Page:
Like a ray of sun that can warm your skin for a moment but can't be captured, John the Baptist Wright has touched the lives of many women-- heart, body, and soul. Now, in this brilliant new novel by Sandra Jackson-Opoku, award-winning author of The River Where Blood Is Born, we hear from the women who gave Hot Johnny his heat.
Through the discerning eyes of those who have known and loved him, we watch Hot Johnny take a journey into the past, where a deeply guarded family secret lies hidden, waiting to be revealed. Along the way, pivotal moments of Hot Johnny's life begin to surface: his childhood struggles in the ghettos of Chicago, his rites of passage as a young gang member, his tragically short athletic career, his fantasies and obsessions, cruelties and compassion.
Each woman has a distinct voice and her own point of view. Among them is Destiny, the damaged young woman he married, but cannot save; Lola Belle, the white lesbian with something to prove and nothing to lose; Tree, the college soulmate, whose first taste of tenderness came from Hot Johnny's touch; Cinnamon, the thrill seeker who only Johnny can satisfy; Peaches, the prostitute who gave the boy his name and sealed his reputation; Jonavis, the daughter he never knew he had; and Gracita Reina (Queen of Grace), his great-grandmother, who holds the key to Johnny's salvation. Each woman provides a piece of the puzzle that is Hot Johnny--until at last he is brought into dazzling focus.
This deeply felt and emotionally involving tale offers a captivating portrait of a complex man who is both saint and sinner, hero and villain, and all the shadings in between. Sandra Jackson-Opoku has done nothing less than illuminate the shadowy places of a man's soul--and created a powerful novel of destiny and redemption.
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Sandra Jackson-Opoku is an award-winning author, poet, and journalist. The River Where Blood Is Born, her first novel, won the Black Caucus of the American Library Association Award for Fiction; her work has also earned a National Endowment for the Arts Fiction Fellowship, Coordinating Council of Literary Magazine General Electric Fiction Award for Young Writers, and a Ragdale Foundation U.S.-Africa Writers Fellowship, among other honors.
She lives in Chicago with her two children, Kimathi and Adjoa.
He knew just how to feed them
You see all our hungry faces in the photo album of his life. And you wonder. Who is he and what is he to you? You would never understand unless you know our story. So I'm going to tell you a fairy tale. Maybe you haven't heard this version.
Once upon hard times Little Grandma Gracita planned a potluck picnic. We reached into cupboards and took out what we had. Every woman thought the other might bring something better to the table. Oh, it was sad. No fried chicken, no potato salad, no watermelon. Nothing but scrap bones, carrot tops; a pitiful spread. The mushy potatoes could hardly believe their eyes. I was the last to arrive, the one who brought pearl onions.
Into this all steps a man named John, too good-looking to be good. Or so they say. If you didn't know different, you would cast him as the snake. Don Juan, con man, rogue. He said he knew just how to feed them.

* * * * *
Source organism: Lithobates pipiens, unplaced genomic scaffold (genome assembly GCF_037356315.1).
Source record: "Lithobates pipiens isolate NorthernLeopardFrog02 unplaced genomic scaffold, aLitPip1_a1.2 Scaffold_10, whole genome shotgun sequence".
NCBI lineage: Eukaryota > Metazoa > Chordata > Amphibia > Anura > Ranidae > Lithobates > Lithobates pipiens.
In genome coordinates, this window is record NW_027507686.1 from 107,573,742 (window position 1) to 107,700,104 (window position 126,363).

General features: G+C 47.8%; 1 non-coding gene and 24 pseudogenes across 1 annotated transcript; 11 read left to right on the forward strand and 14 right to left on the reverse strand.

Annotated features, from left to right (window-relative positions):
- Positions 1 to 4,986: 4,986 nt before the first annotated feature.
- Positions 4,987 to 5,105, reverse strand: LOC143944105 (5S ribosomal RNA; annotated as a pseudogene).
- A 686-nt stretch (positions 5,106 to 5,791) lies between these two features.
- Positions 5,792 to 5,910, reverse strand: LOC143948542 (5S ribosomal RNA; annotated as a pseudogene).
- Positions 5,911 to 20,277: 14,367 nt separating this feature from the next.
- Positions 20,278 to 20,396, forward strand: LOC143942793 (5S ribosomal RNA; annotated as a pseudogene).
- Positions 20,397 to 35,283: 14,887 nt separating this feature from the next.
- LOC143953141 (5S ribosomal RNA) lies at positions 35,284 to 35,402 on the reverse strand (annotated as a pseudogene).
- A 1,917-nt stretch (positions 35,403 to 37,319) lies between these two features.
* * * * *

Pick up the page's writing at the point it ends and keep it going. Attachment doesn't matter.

He brought out a pot and made a big fire. Into it went all their offerings, along with something special: a stone from his pocket, glowing with his own warmth. Bubbling in the broth of magic, stone soup was made. It was a miracle, and it was good! Each one ate until she was full. And they all lived happily ever after?
Hardly. Real stories never end like the fairy tales do. Hot Johnny would stay so long as the soup simmered, dishing miracles into everyone's bowl. When the pot boiled over or turned cold, he would leave with his soup stone. Have you ever wondered where he went? He with all his hidden fires. We with all our hungers.
Yes, we have our hungers. Don't be tempted to cast us as the victims. We take him in, hoping to touch his magic, and we ourselves are remade.
I remember Hot Johnny like a ray of sun that touches your skin. It warms you for a moment, but you can't keep it with you. I remember him in tomorrow's dream, the bright one that dashes across your eyes right before you awaken. I remember him like John the Baptist. A chanted blessing and a splash of water, and those he touches are forever changed.
But God's gift to women is not easy to be. He has never been sure of his power, you see. He doubts our intentions, questions our devotion. Those closest to him have even seen his scars.
Cooks don't always get to enjoy what they create. What's the use of having cake unless you eat it, too? What's the sense in making stone soup unless you have a taste? Dishing up miracles for everyone else, what happens to Hot Johnny's own hungers?
The beginning of the story starts at the end.
I could almost be what he saw in me
I didn't inherit much from my natural mother. Not a memory, not a snapshot; not even a surname. Just a sickle-cell blood trait that would blow up like a bomb one day. Just a lacy, tattered pillow with Who art thou, my daughter? Ruth 3:16 stitched in faded thread. A question on a pillow is all she left me. That and a prediction: Destiny. My mother knew I was an accident waiting to happen, destined to wind up with a broken heart.
Mrs. Malveaux was a little coupon-clipping white lady, the last foster mother in a succession of six. What little I learned about men in my life, she's the one who taught me. When she found out I had a crush on the cutest boy at school, Mrs. Malveaux told me to lower my expectations.
"If you're going to love a man that other women want," she warned, "get ready for a broken heart. Better a butt-ugly man who is faithful than a handsome heart-stopper sharing his loving all over town."